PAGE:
Wisconsin DHS: 334 COVID-19 cases linked to long-term care facilities, along with 74 deaths

WASHINGTON COUNTY -- Officials with the Wisconsin Department of Health Services released new data Wednesday, April 22 showing more than 300 positive cases of COVID-19 linked to long-term care facilities, along with 74 deaths. However, this data may not tell the whole story.

On Sunday, April 19, President Donald Trump's administration announced new guidelines requiring nursing homes nationwide to report to patients, their families and the federal government when they have cases of coronavirus -- within a 12-hour window. Previously, Wisconsin DHS officials said they were unable to release a list of facilities with confirmed COVID-19 cases, saying it's up to officials at each facility or the county to release that, if at all.

Wisconsin DHS officials reported 334 cases of COVID-19 linked to long-term care facilities, along with 74 deaths, as of Wednesday, April 22. DHS officials noted it wasn't until April 8 that the question of whether a patient lived in a group or congregate setting became part of patient forms.

Kirsten Johnson

"I think this is great that they are starting to track this data," said Kirsten Johnson, Washington Ozaukee health officer.

Johnson noted the data provided by DHS may not tell the whole story.

"We had cases in long-term care facilities as early as March 17, and my concern is those individuals... aren't captured," said Johnson.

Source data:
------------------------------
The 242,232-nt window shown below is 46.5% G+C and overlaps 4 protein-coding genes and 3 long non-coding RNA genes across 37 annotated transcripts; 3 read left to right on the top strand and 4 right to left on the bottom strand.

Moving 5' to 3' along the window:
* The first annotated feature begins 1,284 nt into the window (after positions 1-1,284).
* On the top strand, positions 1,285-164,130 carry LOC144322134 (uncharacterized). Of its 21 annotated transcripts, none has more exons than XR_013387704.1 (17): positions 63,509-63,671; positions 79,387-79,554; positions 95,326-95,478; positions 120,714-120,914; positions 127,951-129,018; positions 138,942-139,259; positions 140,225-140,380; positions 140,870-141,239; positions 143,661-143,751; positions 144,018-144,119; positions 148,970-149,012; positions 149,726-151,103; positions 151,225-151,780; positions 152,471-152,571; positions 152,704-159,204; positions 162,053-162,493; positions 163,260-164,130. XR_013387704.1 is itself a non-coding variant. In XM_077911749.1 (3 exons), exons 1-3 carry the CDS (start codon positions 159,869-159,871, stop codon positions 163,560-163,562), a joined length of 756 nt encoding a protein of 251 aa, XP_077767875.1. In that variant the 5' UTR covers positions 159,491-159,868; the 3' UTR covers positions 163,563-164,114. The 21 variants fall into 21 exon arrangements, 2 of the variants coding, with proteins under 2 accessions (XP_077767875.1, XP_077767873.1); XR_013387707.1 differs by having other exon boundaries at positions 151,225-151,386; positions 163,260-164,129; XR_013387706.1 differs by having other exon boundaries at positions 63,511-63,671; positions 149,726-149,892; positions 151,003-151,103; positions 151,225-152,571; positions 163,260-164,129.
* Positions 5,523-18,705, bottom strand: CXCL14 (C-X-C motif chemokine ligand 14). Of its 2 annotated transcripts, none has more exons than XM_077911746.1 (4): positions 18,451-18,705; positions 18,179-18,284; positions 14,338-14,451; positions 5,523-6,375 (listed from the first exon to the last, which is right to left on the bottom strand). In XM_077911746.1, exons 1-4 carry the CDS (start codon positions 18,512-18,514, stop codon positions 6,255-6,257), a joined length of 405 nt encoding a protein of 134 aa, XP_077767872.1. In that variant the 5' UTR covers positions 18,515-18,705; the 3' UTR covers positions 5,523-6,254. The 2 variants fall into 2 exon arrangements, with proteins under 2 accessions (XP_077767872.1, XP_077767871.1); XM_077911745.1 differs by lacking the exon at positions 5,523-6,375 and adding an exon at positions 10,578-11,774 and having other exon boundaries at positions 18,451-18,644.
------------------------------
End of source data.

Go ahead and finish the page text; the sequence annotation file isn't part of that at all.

Data shows more than 2,500 COVID-19 cases have been categorized with an "unknown" source. DHS officials said officials at long-term care facilities have been asked to go back and enter the required information, but said under the circumstances, many are too busy to do this. DHS officials did note that they believe the majority of cases listed as "unknown" are not from a "congregate setting."

"I think it's a best practice to be transparent," said Johnson.

The names of facilities with confirmed cases have not been released.

Perhaps the most transparent long-term care facility has been Village Pointe Commons in Grafton. They had one of the first COVID-19 deaths in the state. Johnson said Wednesday that outbreak has been resolved.

"We were able to work very closely with them," said Johnson. "They were very upfront with staff, families and residents."

In early April, the Washington Ozaukee Public Health Department began making information on outbreaks in long-term care facilities and other gathering places public through an online database. This, in an effort to slow the spread of COVID-19, promote a culture of transparency and honesty and "help us return to normal life as quickly as possible."